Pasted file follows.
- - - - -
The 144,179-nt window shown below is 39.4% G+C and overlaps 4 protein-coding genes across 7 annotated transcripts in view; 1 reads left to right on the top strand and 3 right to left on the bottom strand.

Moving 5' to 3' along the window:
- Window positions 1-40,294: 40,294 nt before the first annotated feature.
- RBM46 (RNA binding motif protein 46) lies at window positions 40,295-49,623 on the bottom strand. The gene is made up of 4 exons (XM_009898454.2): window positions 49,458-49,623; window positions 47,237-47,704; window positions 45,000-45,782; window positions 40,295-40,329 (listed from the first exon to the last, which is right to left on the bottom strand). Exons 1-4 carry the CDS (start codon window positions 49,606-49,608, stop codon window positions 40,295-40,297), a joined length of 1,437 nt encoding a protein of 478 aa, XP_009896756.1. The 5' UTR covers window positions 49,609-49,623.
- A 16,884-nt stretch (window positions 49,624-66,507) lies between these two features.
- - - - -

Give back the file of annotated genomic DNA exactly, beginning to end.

The 144,179-nt window shown below is 39.4% G+C and overlaps 4 protein-coding genes across 7 annotated transcripts in view; 1 reads left to right on the top strand and 3 right to left on the bottom strand.

Moving 5' to 3' along the window:
- Window positions 1-40,294: 40,294 nt before the first annotated feature.
- RBM46 (RNA binding motif protein 46) lies at window positions 40,295-49,623 on the bottom strand. The gene is made up of 4 exons (XM_009898454.2): window positions 49,458-49,623; window positions 47,237-47,704; window positions 45,000-45,782; window positions 40,295-40,329 (listed from the first exon to the last, which is right to left on the bottom strand). Exons 1-4 carry the CDS (start codon window positions 49,606-49,608, stop codon window positions 40,295-40,297), a joined length of 1,437 nt encoding a protein of 478 aa, XP_009896756.1. The 5' UTR covers window positions 49,609-49,623.
- A 16,884-nt stretch (window positions 49,624-66,507) lies between these two features.